An absorbing, original account of the beach--its history, customs, spectacles, and how it became the undisputed Nirvana for pleasure seekers.
Turquoise water, pillowy sand, and a warm, salty breeze--today the beach is regarded as the best possible place to restore body and soul. However, this has not always been the case. In other centuries the beach was considered a remote, terrifying wasteland on the margins of civilization. In their entertaining, elegant, and illuminating account, Lena Lencek and Gideon Bosker trace the four-billion-year evolution of the place where land, water, and humans meet.
Embedded in the narrative are the histories of sexuality, health, fashion, sport, the rise of the great resorts--St. Tropez, Catalina, Newport, Miami Beach--and the beach tales of Columbus, D-Day troops, and castaways Cook, Melville, and Swinburne. Including a marvelous selection of images evoking the beach's hypnotic appeal--Impressionist paintings, archival photographs, advertising art, and postcards--and an Appendix of the world's most beautiful, unspoiled beaches, The Beach will fascinate any reader from Coney Island to Bora Bora.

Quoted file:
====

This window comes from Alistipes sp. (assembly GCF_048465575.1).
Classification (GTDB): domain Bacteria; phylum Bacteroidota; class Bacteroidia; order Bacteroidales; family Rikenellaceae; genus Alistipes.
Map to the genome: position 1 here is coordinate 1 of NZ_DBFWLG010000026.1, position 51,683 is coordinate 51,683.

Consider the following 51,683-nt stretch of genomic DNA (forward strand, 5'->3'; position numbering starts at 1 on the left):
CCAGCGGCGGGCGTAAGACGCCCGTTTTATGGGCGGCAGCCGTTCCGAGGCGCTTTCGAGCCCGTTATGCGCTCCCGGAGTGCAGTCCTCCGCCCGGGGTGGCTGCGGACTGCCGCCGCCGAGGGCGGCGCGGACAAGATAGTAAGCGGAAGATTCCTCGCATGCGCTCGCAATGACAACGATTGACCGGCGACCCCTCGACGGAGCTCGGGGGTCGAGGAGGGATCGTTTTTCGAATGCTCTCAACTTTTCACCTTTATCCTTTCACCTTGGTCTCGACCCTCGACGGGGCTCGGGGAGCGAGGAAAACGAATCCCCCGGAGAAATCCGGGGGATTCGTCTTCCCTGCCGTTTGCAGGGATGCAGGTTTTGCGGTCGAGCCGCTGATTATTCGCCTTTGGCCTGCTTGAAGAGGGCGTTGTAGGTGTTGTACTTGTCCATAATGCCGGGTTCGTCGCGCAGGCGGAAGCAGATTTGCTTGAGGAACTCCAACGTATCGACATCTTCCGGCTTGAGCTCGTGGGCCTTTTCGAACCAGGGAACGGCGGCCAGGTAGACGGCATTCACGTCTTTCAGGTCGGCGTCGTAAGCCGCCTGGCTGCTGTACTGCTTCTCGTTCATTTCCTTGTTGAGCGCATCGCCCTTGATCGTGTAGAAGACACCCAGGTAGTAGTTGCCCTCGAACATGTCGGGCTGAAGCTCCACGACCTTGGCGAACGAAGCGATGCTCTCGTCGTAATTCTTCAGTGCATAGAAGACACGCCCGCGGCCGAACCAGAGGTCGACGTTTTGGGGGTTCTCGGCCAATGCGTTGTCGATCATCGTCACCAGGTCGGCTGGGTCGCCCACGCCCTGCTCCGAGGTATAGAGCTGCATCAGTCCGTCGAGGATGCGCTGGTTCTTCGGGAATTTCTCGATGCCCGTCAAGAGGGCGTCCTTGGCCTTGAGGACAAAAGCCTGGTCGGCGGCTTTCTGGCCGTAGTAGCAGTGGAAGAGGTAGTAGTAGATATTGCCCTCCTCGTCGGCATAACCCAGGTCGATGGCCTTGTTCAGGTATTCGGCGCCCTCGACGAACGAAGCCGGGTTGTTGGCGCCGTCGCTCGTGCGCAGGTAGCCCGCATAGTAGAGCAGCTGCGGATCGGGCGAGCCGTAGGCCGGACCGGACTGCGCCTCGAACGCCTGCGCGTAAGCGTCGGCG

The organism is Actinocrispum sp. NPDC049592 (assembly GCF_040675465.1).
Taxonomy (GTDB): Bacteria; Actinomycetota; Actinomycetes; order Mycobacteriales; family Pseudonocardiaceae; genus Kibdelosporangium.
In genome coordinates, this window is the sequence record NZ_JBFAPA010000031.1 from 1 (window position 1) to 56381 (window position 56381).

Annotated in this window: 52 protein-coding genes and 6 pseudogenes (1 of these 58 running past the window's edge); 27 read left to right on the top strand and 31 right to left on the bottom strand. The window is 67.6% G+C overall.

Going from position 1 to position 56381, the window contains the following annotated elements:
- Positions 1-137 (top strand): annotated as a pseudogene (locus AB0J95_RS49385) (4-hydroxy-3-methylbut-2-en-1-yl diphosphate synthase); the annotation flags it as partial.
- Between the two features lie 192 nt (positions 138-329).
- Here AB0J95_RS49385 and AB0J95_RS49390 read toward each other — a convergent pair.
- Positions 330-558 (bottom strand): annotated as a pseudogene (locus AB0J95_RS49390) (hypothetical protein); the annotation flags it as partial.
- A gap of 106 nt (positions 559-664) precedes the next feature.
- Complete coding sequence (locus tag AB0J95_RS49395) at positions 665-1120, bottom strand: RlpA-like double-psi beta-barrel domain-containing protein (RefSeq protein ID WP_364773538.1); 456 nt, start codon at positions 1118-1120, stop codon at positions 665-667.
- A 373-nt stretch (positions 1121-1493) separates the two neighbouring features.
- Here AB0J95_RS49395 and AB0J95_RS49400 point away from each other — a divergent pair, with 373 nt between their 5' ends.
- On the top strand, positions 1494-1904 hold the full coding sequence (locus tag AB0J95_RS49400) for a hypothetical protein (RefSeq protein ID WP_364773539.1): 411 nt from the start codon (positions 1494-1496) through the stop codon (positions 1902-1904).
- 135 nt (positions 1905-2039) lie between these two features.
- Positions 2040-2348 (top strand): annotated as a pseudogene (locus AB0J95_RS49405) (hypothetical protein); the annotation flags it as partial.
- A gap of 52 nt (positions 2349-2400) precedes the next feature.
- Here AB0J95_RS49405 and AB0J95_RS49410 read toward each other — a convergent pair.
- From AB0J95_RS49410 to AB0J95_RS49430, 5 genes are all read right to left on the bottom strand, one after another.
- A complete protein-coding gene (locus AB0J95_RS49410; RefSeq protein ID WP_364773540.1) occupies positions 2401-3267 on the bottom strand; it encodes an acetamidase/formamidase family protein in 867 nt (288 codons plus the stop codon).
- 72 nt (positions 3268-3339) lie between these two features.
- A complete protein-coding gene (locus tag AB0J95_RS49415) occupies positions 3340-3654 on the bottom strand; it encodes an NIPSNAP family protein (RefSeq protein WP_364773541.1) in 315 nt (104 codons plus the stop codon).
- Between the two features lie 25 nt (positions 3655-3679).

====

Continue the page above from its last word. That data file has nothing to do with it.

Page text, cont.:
"Engagingly eccentric [and] briskly good-humored ... [an] entertaining, handsomely illustrated book." --The New York Times Book Review (front page)
"The perfect beach book, any time of the year." --Chicago Tribune